Jess Hall from Waltham Forest Citizens gives her verdict on Walthamstow’s Mall redevelopment
Waltham Forest Council has granted permission for a large-scale redevelopment of The Mall shopping centre site in the heart of Walthamstow, with a commitment to provide 20 percent ‘affordable housing’ from the 502 new homes proposed.
It is a small commitment, but a commitment nonetheless. This ought to be good news to someone like me, as I am keen to get on the property ladder but currently unable to do it in the conventional way.
However, these new homes will be for shared ownership, an affordable housing option for which the use of the term ‘affordable’ is questionable. I live in Walthamstow, and by the council’s reckoning I’m pretty much the average resident. According to its facts and stats of the local area, at 36 years old I fit into the average age and earn close to the median income of £30,900 per annum. But it is clear to me that the average house price is well out of my reach, standing at £410,000, making affordable options all the more important.
While I save for a deposit I lead the nomadic life of a renter living from tenancy to tenancy and regularly being forced to move because of decisions made by my landlords to sell, or to not abide by occupancy legislation.
Home ownership means permanency and security, but only affordability will make it achievable. So what does a so-called ‘affordable’ shared ownership option look like here in Walthamstow? According to website sharetobuy.com, a one-bed property in the borough is available in a 50 percent shared ownership deal, with that share worth £180,000. The handy budget calculator then estimates that you’d pay around £902 for your mortgage, £422 to rent the half of the home that you don’t own, plus a service charge of £54 a month. In total you’re looking at £1,377 in housing costs a month which, I can tell you for me would be quite a stretch.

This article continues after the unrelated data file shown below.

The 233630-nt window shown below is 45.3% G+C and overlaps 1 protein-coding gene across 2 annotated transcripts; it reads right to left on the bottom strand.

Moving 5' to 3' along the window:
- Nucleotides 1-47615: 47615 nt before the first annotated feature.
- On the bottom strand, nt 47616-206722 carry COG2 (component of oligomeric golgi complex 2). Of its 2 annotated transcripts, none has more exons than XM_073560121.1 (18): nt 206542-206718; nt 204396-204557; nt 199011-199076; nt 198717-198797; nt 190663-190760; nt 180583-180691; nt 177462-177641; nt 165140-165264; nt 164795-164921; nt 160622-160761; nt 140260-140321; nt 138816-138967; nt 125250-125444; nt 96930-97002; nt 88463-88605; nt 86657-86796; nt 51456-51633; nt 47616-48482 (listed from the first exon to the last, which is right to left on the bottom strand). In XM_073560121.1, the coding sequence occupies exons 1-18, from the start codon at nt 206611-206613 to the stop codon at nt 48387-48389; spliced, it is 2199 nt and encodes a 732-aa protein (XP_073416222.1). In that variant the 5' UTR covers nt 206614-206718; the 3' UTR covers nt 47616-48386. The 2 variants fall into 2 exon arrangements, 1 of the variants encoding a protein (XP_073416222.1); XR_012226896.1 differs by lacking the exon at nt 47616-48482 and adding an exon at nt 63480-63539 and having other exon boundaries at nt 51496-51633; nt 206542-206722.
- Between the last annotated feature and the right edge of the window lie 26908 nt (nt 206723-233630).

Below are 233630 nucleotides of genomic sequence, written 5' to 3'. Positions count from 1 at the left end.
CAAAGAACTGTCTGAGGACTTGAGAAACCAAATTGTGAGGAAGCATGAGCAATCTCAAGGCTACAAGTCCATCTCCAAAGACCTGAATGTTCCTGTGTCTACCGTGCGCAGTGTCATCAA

Generally, 30 percent is accepted as a reasonable and a manageable proportion of your salary to pay on housing costs for incomes over £30,000, before other essential items are affected. For the average person in Waltham Forest this proportion of their monthly wage would be £772. On this principle, to be able to afford the 50 percent ownership of the example above, a person would have to be earning in the region of £50,000 per year. How can this be deemed affordable for the average resident?
If affordability is to be genuine then it must relate to the incomes of local people, not to a marginally reduced market rate. The council has options when it comes to affordability. Community Land Trusts provide affordable homes relating to local incomes and have been successful in other London boroughs, including the Mile End site in Tower Hamlets.
Shared ownership is not genuinely affordable and yet it is the only ‘affordable’ offering at The Mall’s development. The council’s decision to approve it doesn’t seem to align with its declarations that the provision of affordable housing for the borough is a top priority.
Until the affordability of home ownership is genuine, local people will continue to live in the insecurity of renting or be forced to leave the borough in search of cheaper options.
Waltham Forest Citizens represents eleven local institutions and 15,000 local people. For more information: